This has created a network of over 5,000 charities that accept the food from supermarkets and donate them to charity. The law also struck down agreements between supermarkets and manufacturers that prohibited the stores from donating food to charities.

"There was one food manufacturer that was not authorized to donate the sandwiches it made for a particular supermarket brand. But now, we get 30,000 sandwiches a month from them — sandwiches that used to be thrown away," Jacques Bailet, head of the French network of food banks known as Banques Alimentaires, told NPR.

It's expected that similar laws may spread through Europe, but people are a lot less confident at it happening in the United States. The USDA believes that the biggest barrier to such a program would be cost to the charities and or supermarkets.

"The logistics of getting safe, wholesome, edible food from anywhere to people that can use it is really difficult," the organization said according to Gizmodo. "If you're having to set up a really expensive system to recover marginal amounts of food, that's not good for anybody."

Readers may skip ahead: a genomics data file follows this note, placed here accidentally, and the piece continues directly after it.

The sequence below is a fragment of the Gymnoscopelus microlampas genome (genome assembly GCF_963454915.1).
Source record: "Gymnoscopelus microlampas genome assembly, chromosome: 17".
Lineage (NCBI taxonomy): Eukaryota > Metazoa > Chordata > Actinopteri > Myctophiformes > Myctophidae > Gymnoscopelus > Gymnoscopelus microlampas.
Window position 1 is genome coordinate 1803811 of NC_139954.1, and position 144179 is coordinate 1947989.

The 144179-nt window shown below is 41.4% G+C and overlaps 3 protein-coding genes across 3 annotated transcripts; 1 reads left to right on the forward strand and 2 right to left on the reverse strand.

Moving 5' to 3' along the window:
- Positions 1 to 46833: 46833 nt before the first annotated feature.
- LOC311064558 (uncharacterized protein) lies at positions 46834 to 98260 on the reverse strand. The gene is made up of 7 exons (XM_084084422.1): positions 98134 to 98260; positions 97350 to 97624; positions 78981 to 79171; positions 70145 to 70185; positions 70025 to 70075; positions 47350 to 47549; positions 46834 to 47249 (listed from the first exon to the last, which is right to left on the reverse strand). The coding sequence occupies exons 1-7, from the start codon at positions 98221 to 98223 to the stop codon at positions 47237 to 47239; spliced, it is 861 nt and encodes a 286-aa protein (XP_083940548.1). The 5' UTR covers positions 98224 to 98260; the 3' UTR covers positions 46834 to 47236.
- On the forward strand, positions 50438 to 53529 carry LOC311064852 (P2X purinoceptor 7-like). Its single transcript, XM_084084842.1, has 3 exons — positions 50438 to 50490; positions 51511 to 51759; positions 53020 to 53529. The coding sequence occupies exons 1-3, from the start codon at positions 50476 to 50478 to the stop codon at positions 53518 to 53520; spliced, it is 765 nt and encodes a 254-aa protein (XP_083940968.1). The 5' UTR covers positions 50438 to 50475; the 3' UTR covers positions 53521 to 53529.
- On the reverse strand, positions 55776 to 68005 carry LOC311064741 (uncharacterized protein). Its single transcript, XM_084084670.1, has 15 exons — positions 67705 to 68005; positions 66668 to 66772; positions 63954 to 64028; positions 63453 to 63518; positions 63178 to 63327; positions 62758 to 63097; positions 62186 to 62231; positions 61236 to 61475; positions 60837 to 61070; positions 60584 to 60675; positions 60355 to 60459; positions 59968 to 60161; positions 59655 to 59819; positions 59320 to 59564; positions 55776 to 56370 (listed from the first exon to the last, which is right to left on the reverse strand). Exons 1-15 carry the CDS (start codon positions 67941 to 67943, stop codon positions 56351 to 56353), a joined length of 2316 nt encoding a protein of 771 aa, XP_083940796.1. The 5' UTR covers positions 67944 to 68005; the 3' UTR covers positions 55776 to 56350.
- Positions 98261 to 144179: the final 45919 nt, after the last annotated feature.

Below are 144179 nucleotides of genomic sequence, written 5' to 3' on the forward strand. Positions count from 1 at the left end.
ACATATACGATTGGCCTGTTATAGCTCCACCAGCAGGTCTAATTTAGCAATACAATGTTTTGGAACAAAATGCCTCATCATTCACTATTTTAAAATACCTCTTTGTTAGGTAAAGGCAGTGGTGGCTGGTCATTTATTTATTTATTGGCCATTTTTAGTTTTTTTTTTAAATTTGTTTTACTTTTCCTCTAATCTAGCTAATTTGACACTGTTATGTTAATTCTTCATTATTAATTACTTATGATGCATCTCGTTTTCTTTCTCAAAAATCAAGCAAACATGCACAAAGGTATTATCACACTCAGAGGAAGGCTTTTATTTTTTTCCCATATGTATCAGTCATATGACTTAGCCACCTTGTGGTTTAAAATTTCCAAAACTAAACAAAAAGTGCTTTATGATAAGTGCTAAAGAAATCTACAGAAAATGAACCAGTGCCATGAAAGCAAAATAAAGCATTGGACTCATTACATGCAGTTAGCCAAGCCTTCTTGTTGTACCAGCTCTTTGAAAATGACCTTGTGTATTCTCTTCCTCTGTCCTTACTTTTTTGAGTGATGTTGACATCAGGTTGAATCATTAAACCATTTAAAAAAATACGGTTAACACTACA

Plus, the idea may seem a little too "socialist" for the average American's appetite.

"The French version is quite socialist, but I would say in a great way because you're providing a way where they [supermarkets] have to do the beneficial things not only for the environment, but from an ethical standpoint of getting healthy food to those who need it and minimizing some of the harmful greenhouse gas emissions that come when food ends up in a landfill," Jonathan Bloom, the author of American Wasteland, told NPR.

However, just because something may be socialist doesn't mean it's wrong. The greater wrong is the insane waste of money, damage to the environment, and devastation caused by hunger that can easily be avoided.